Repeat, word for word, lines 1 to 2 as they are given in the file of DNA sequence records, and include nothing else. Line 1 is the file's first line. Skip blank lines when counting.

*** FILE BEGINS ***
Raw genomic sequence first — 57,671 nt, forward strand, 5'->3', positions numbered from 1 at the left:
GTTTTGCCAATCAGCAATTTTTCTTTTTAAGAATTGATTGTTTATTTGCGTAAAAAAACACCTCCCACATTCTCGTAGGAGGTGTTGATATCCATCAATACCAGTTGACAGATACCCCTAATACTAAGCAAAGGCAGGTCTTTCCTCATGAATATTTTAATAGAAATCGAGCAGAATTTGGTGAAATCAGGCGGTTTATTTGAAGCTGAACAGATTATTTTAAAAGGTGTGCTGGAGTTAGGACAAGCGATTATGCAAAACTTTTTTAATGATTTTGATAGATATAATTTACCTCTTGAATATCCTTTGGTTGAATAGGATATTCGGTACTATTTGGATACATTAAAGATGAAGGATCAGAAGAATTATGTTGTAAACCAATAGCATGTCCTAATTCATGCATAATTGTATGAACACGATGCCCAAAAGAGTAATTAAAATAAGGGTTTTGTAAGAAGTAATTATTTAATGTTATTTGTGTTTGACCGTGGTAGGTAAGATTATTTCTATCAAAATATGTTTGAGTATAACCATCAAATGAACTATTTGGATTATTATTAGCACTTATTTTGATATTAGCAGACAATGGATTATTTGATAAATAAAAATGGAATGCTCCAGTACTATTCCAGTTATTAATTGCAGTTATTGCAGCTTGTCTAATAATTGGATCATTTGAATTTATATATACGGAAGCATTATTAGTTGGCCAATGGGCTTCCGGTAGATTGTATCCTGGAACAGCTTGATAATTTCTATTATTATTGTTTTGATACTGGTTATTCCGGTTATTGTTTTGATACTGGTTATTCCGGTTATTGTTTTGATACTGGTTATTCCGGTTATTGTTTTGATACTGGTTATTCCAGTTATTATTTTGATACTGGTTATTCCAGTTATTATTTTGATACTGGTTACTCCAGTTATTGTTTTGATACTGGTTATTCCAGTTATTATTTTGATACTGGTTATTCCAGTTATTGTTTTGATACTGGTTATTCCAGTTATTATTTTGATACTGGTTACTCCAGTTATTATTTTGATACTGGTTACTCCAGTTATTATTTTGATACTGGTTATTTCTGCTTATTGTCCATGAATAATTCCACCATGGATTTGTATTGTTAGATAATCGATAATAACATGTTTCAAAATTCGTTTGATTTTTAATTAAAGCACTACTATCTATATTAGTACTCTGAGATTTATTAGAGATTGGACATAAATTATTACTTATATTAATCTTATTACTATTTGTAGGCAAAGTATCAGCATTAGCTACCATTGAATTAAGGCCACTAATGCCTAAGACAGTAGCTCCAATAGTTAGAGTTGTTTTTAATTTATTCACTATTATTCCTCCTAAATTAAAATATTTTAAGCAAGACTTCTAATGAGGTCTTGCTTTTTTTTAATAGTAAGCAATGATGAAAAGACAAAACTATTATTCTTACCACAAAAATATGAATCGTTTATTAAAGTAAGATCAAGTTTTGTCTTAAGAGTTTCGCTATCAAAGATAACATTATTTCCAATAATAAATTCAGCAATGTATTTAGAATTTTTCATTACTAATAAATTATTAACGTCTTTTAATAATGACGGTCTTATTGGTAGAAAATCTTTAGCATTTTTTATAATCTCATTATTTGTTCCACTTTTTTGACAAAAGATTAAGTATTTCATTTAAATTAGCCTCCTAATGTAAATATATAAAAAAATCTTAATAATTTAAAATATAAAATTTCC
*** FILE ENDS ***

Raw genomic sequence first — 57,671 nt, forward strand, 5'->3', positions numbered from 1 at the left:
GTTTTGCCAATCAGCAATTTTTCTTTTTAAGAATTGATTGTTTATTTGCGTAAAAAAACACCTCCCACATTCTCGTAGGAGGTGTTGATATCCATCAATACCAGTTGACAGATACCCCTAATACTAAGCAAAGGCAGGTCTTTCCTCATGAATATTTTAATAGAAATCGAGCAGAATTTGGTGAAATCAGGCGGTTTATTTGAAGCTGAACAGATTATTTTAAAAGGTGTGCTGGAGTTAGGACAAGCGATTATGCAAAACTTTTTTAATGATTTTGATAGATATAATTTACCTCTTGAATATCCTTTGGTTGAATAGGATATTCGGTACTATTTGGATACATTAAAGATGAAGGATCAGAAGAATTATGTTGTAAACCAATAGCATGTCCTAATTCATGCATAATTGTATGAACACGATGCCCAAAAGAGTAATTAAAATAAGGGTTTTGTAAGAAGTAATTATTTAATGTTATTTGTGTTTGACCGTGGTAGGTAAGATTATTTCTATCAAAATATGTTTGAGTATAACCATCAAATGAACTATTTGGATTATTATTAGCACTTATTTTGATATTAGCAGACAATGGATTATTTGATAAATAAAAATGGAATGCTCCAGTACTATTCCAGTTATTAATTGCAGTTATTGCAGCTTGTCTAATAATTGGATCATTTGAATTTATATATACGGAAGCATTATTAGTTGGCCAATGGGCTTCCGGTAGATTGTATCCTGGAACAGCTTGATAATTTCTATTATTATTGTTTTGATACTGGTTATTCCGGTTATTGTTTTGATACTGGTTATTCCGGTTATTGTTTTGATACTGGTTATTCCGGTTATTGTTTTGATACTGGTTATTCCAGTTATTATTTTGATACTGGTTATTCCAGTTATTATTTTGATACTGGTTACTCCAGTTATTGTTTTGATACTGGTTATTCCAGTTATTATTTTGATACTGGTTATTCCAGTTATTGTTTTGATACTGGTTATTCCAGTTATTATTTTGATACTGGTTACTCCAGTTATTATTTTGATACTGGTTACTCCAGTTATTATTTTGATACTGGTTATTTCTGCTTATTGTCCATGAATAATTCCACCATGGATTTGTATTGTTAGATAATCGATAATAACATGTTTCAAAATTCGTTTGATTTTTAATTAAAGCACTACTATCTATATTAGTACTCTGAGATTTATTAGAGATTGGACATAAATTATTACTTATATTAATCTTATTACTATTTGTAGGCAAAGTATCAGCATTAGCTACCATTGAATTAAGGCCACTAATGCCTAAGACAGTAGCTCCAATAGTTAGAGTTGTTTTTAATTTATTCACTATTATTCCTCCTAAATTAAAATATTTTAAGCAAGACTTCTAATGAGGTCTTGCTTTTTTTTAATAGTAAGCAATGATGAAAAGACAAAACTATTATTCTTACCACAAAAATATGAATCGTTTATTAAAGTAAGATCAAGTTTTGTCTTAAGAGTTTCGCTATCAAAGATAACATTATTTCCAATAATAAATTCAGCAATGTATTTAGAATTTTTCATTACTAATAAATTATTAACGTCTTTTAATAATGACGGTCTTATTGGTAGAAAATCTTTAGCATTTTTTATAATCTCATTATTTGTTCCACTTTTTTGACAAAAGATTAAGTATTTCATTTAAATTAGCCTCCTAATGTAAATATATAAAAAAATCTTAATAATTTAAAATATAAAATTTCC